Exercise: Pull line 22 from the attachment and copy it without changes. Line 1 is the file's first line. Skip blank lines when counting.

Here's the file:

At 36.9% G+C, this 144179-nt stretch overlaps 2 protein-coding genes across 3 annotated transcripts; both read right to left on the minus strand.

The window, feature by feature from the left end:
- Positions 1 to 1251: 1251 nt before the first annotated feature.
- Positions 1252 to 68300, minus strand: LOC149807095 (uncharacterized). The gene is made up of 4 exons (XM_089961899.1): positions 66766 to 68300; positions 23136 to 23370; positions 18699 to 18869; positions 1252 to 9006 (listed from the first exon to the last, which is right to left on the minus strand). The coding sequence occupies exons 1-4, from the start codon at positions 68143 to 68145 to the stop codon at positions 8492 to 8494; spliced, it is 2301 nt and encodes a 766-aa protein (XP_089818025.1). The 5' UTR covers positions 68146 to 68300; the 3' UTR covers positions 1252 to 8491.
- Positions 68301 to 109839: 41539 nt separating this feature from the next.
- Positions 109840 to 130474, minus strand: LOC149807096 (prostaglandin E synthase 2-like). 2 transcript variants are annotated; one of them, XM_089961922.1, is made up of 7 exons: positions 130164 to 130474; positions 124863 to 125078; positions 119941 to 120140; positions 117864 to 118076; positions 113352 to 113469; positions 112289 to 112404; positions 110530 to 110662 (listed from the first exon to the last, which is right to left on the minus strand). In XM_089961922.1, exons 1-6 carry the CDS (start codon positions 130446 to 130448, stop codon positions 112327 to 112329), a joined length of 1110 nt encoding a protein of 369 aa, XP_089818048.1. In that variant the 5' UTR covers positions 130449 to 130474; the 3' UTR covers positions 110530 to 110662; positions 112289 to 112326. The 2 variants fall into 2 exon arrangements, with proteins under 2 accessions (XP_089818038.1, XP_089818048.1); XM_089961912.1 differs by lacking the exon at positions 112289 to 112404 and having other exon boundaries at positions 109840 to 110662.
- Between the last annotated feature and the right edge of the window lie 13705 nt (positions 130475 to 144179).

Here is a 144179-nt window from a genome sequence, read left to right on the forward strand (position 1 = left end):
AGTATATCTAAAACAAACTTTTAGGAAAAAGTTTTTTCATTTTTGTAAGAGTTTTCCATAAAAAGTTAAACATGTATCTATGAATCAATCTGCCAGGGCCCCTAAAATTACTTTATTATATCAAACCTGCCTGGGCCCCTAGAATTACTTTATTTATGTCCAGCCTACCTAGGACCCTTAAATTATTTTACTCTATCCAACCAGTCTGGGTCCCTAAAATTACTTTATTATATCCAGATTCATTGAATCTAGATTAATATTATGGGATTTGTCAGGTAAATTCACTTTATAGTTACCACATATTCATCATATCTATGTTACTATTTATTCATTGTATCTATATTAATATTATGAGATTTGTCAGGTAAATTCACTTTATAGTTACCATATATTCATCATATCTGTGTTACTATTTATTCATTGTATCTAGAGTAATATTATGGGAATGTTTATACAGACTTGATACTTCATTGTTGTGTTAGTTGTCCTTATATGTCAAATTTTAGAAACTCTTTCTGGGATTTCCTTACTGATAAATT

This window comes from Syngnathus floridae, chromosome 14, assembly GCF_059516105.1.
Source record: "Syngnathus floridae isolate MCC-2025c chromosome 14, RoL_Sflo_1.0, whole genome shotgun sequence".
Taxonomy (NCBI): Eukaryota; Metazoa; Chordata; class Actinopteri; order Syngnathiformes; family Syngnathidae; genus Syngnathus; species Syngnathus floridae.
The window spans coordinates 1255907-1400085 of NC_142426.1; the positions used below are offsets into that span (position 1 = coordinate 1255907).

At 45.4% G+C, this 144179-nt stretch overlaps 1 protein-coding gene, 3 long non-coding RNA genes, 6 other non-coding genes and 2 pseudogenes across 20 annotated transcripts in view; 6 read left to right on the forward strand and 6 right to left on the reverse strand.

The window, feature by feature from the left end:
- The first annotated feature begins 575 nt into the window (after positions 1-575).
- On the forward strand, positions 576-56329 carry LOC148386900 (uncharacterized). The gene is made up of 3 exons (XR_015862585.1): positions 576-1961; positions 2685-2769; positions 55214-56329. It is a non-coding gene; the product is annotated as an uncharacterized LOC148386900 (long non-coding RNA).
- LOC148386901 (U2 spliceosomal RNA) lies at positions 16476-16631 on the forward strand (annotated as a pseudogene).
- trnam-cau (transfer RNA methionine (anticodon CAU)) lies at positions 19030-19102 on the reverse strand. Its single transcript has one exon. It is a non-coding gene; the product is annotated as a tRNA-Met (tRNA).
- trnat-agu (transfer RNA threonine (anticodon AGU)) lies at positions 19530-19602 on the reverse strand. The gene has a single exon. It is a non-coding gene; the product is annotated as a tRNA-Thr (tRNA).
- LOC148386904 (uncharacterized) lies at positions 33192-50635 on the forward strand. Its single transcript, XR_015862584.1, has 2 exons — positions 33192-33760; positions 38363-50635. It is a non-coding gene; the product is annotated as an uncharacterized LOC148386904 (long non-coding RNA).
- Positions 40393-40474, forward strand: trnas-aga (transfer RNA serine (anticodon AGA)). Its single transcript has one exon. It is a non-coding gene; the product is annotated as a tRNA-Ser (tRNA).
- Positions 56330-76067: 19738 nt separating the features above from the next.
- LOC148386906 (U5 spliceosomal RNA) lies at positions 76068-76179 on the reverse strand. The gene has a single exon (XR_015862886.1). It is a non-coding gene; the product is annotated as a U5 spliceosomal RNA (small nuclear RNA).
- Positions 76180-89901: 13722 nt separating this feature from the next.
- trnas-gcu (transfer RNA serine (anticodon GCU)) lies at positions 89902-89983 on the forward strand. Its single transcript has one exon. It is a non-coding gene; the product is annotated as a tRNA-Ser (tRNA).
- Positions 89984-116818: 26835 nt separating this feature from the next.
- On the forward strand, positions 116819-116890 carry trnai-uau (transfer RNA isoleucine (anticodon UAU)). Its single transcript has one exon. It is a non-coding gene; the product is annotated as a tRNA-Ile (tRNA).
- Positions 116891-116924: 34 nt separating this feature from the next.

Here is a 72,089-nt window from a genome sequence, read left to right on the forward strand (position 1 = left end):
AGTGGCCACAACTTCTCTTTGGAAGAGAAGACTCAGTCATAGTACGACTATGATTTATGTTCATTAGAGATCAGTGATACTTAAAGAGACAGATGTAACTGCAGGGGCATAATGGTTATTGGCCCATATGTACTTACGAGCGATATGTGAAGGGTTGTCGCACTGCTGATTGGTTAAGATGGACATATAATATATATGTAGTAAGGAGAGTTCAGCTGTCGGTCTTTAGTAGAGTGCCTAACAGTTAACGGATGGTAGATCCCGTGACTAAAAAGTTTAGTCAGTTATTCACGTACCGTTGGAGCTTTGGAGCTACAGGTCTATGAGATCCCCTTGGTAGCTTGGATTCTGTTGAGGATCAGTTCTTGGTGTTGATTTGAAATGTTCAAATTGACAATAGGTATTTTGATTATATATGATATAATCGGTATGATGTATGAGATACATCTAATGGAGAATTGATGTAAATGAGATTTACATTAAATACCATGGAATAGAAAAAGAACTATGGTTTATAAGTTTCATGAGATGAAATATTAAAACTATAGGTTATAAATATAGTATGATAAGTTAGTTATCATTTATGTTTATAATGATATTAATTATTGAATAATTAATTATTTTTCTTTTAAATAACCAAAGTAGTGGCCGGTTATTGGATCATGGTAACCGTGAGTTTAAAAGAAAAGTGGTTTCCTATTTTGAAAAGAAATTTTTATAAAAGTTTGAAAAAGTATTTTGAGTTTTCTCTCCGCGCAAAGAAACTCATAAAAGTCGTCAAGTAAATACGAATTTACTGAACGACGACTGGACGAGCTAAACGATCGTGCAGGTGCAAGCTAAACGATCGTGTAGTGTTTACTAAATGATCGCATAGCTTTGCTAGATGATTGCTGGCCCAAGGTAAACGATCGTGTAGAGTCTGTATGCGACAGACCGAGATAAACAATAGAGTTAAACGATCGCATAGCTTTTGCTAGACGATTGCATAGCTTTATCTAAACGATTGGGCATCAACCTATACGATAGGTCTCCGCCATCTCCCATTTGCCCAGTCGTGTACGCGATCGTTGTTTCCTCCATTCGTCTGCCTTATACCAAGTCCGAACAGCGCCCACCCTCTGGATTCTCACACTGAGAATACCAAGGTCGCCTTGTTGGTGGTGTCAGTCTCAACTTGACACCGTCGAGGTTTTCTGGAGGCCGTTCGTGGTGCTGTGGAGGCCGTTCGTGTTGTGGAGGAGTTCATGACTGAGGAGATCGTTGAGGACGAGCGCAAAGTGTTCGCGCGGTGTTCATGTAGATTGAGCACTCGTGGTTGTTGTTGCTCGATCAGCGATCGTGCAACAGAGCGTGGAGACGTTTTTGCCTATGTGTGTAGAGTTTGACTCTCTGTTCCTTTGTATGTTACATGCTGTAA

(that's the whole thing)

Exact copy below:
- Positions 40393-40474, forward strand: trnas-aga (transfer RNA serine (anticodon AGA)). Its single transcript has one exon. It is a non-coding gene; the product is annotated as a tRNA-Ser (tRNA).